Improving Economic Mobility in Greenville County: A United Way Conversation Series
By Meghan Barp, President & CEO
From generation to generation, parents want their children to climb higher and grow up to live a more comfortable, successful life. The promise is that with a great education and hard work, everyone can achieve their full potential.
But the unfortunate reality is that promise is out of reach for too many in Greenville County, where more than 10 percent of people live under the poverty line — 60,000 men, women and children. Thousands more struggle every day to make ends meet.
Our community has grown accustomed to being on top 10 lists. Top 10 Place to Visit. Top 10 Place to Raise a Family. Top 10 Place to Retire. There are so many reasons to be proud to live here. But we can’t let that pride blind us from the fact that not all who live in Greenville County share in this success.
A couple of years ago, we showed up on another list — one of the worst communities in the nation (24th worst county out of 2,478 counties and 94th out of the 100 largest metro areas) for the likelihood of children born in poverty to rise up the income ladder as adults.
There are strong ties between economic mobility and racial equity. Communities can only reach their economic potential by resolving entrenched, often systemic, and structural racism. Greenville County, and especially the City of Greenville, is thriving — but not for all residents.
Confronted with these facts, many in our community, including United Way of Greenville County, began to look for solutions. We embarked on a significant evolution of our work at United Way, one that will help us better meet the unique challenges we face in economic mobility, and help us realize our vision for a Greenville County where all people have access to opportunities to achieve their full potential.
Informed by expert national research and local neighborhood-level studies with Furman University, extensive community conversations and 100 years of on-the-ground experience, we’ve identified Education, Financial Stability, and Vibrant and Equitable Communities as the three essential impact areas for increasing economic mobility.
We know Education is a powerful antipoverty tool — and the most consistent driver of sustained upward mobility. But to have the best chance to succeed in school, graduate and become financially stable, students must also have their basic needs met at home. That means having equitable access to opportunities for support.
Financial Stability is a critical stop on the journey to economic mobility. When people earn enough income to be self-sufficient, build savings to weather a personal financial crisis and gain long-term assets like home ownership, our whole community benefits. Financially stable families are also more likely to raise children equipped with the tools and experiences to succeed in school, creating sustainable impact across generations.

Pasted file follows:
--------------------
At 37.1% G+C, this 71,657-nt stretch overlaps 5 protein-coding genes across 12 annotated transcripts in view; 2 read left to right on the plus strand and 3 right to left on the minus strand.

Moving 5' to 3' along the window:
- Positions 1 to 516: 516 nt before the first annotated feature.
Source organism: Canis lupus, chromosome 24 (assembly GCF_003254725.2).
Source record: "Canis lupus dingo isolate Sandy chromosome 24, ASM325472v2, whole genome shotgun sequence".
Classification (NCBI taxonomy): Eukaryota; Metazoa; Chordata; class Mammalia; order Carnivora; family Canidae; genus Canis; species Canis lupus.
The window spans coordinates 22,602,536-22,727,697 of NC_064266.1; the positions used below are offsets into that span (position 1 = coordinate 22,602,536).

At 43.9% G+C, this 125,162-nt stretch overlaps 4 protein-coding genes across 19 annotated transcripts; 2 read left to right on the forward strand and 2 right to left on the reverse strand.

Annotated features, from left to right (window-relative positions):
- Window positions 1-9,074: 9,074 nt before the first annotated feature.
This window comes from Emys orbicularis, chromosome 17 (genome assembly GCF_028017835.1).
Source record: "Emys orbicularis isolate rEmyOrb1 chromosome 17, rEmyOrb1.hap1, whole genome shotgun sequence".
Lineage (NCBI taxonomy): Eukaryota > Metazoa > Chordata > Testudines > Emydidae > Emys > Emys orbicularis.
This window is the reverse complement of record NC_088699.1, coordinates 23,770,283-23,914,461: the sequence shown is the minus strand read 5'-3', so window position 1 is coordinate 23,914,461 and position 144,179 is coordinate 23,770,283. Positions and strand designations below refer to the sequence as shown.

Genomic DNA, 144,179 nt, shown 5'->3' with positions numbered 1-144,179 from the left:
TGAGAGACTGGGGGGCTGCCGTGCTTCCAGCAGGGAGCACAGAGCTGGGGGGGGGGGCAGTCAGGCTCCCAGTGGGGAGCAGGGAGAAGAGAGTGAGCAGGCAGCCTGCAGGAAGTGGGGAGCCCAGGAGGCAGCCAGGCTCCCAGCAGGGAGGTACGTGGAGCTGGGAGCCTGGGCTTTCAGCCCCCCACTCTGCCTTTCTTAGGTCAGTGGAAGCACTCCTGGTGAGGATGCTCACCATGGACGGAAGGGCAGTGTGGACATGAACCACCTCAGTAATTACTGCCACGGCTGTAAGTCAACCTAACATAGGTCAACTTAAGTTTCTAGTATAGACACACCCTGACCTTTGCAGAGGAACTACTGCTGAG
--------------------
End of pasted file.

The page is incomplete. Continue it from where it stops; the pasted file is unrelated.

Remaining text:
And finally, we define Vibrant & Equitable Communities as ones in which neighborhoods are safe and well connected, the nonprofit network is strong enough to meet community needs as they arise, and everyone has access to opportunities to achieve their full potential. To realize that vision, the community must work collaboratively to improve conditions for all, policy and advocacy efforts must be centered around systems change that move individuals and families out of poverty, and our most vulnerable neighbors must have equitable access to resources that meet their basic needs.
Our strategic funding, direct service initiatives and volunteer experiences are all designed to support these impact areas within our Economic Mobility Model.
Over the next few weeks, we will be digging deeper into each of these focus areas in a series of conversations with local leaders, including Long Branch Baptist Church’s Pastor Sean Dogan, Prisma Health’s Saria Saccocio, Greenville First Step’s Derek Lewis, CommunityWorks’ Tammy Hoy Hawkins, and TD Bank’s David Lominack. We’ll share videos of each these conversations on our website and publish excerpts here on our website.
The challenges we face are complex. To solve them, we’ll need our community’s support more than ever before. Click here to learn more and get involved.